It is for that reason that the Libyan Government's application for prisoner transfer for Abdelbasit Ali Mohmed Al-Megrahi I accordingly reject.

So it went something like this: All parties are invited to make their representations; Edinburgh is desperately keen to discover what assurances were given to the Americans; the Americans themselves - both relatives and the administration - are consulted on at least half a dozen occasion. So too, naturally, are the Libyans. In the end, it does suit everyone that he go home - for reasons of realpolitik and, perhaps - here one can only speculate - because he might, had his appeal continued, have been freed.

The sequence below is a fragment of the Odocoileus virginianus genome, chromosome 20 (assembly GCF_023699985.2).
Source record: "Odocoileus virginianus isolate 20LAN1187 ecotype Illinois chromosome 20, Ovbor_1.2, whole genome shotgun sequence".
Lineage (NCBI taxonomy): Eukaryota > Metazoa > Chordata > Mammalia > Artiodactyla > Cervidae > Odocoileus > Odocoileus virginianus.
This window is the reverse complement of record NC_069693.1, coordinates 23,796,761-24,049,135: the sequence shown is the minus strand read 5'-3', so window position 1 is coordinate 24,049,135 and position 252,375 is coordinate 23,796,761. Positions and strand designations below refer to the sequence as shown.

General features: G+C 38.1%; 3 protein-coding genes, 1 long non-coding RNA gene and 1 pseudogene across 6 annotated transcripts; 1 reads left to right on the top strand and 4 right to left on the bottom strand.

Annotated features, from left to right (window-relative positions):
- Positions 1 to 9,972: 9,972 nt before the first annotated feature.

Alas there's been an awful lot of confusing reporting on this. Matters weren't helped by a startlingly ignorant report from Nick Robinson on the BBC last night. Apart from anything else Robinson appeared to be under the misapprehension that the PTA had something to do with Megrahi's release. Not so. The PTA is about arrangements, subject to all parties agreeing, for transferring a prisoner to a jail in his home country. This ought not to be a difficult point to grasp. So even if the FCO was of the view that they'd prefer Megrahi to die somewhere other than Greenock prison, this does not mean that even the FCO necessarily wanted him released.

Robinson concluded his report by frothing that:

One thing we have learned from looking through these papers, is that at no stage did government ministers ever seriously consider saying no.


And, as observed above, Robinson's report is factually inaccurate too since, of course, Edinburgh did say "no" to transferring Megrahi to Libya. There's absolutely no reason to suppose they'd have said "yes" if circumstances had been different and if Megrahi did not have terminal cancer.